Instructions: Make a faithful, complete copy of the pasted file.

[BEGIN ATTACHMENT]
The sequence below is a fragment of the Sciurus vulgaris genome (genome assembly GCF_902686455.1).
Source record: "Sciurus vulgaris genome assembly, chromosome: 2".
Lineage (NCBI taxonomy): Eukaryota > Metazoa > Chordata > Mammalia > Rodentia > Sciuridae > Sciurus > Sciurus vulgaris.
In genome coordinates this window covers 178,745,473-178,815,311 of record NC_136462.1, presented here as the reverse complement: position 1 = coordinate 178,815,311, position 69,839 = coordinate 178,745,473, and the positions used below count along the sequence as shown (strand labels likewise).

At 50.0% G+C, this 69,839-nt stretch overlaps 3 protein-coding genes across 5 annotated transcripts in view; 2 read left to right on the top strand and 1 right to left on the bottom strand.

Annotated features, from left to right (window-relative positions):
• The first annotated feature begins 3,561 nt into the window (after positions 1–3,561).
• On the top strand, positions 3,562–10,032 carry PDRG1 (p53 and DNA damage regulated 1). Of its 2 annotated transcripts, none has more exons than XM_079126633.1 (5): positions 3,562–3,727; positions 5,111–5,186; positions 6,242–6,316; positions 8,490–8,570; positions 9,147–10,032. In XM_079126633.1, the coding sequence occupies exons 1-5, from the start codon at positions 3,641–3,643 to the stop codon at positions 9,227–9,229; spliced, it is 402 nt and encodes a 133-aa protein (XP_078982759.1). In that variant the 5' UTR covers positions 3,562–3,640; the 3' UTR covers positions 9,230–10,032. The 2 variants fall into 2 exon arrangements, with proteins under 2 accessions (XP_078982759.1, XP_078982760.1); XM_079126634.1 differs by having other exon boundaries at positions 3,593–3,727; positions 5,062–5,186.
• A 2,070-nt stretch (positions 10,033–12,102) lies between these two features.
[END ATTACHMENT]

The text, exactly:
The sequence below is a fragment of the Sciurus vulgaris genome (genome assembly GCF_902686455.1).
Source record: "Sciurus vulgaris genome assembly, chromosome: 2".
Lineage (NCBI taxonomy): Eukaryota > Metazoa > Chordata > Mammalia > Rodentia > Sciuridae > Sciurus > Sciurus vulgaris.
In genome coordinates this window covers 178,745,473-178,815,311 of record NC_136462.1, presented here as the reverse complement: position 1 = coordinate 178,815,311, position 69,839 = coordinate 178,745,473, and the positions used below count along the sequence as shown (strand labels likewise).

At 50.0% G+C, this 69,839-nt stretch overlaps 3 protein-coding genes across 5 annotated transcripts in view; 2 read left to right on the top strand and 1 right to left on the bottom strand.

Annotated features, from left to right (window-relative positions):
• The first annotated feature begins 3,561 nt into the window (after positions 1–3,561).
• On the top strand, positions 3,562–10,032 carry PDRG1 (p53 and DNA damage regulated 1). Of its 2 annotated transcripts, none has more exons than XM_079126633.1 (5): positions 3,562–3,727; positions 5,111–5,186; positions 6,242–6,316; positions 8,490–8,570; positions 9,147–10,032. In XM_079126633.1, the coding sequence occupies exons 1-5, from the start codon at positions 3,641–3,643 to the stop codon at positions 9,227–9,229; spliced, it is 402 nt and encodes a 133-aa protein (XP_078982759.1). In that variant the 5' UTR covers positions 3,562–3,640; the 3' UTR covers positions 9,230–10,032. The 2 variants fall into 2 exon arrangements, with proteins under 2 accessions (XP_078982759.1, XP_078982760.1); XM_079126634.1 differs by having other exon boundaries at positions 3,593–3,727; positions 5,062–5,186.
• A 2,070-nt stretch (positions 10,033–12,102) lies between these two features.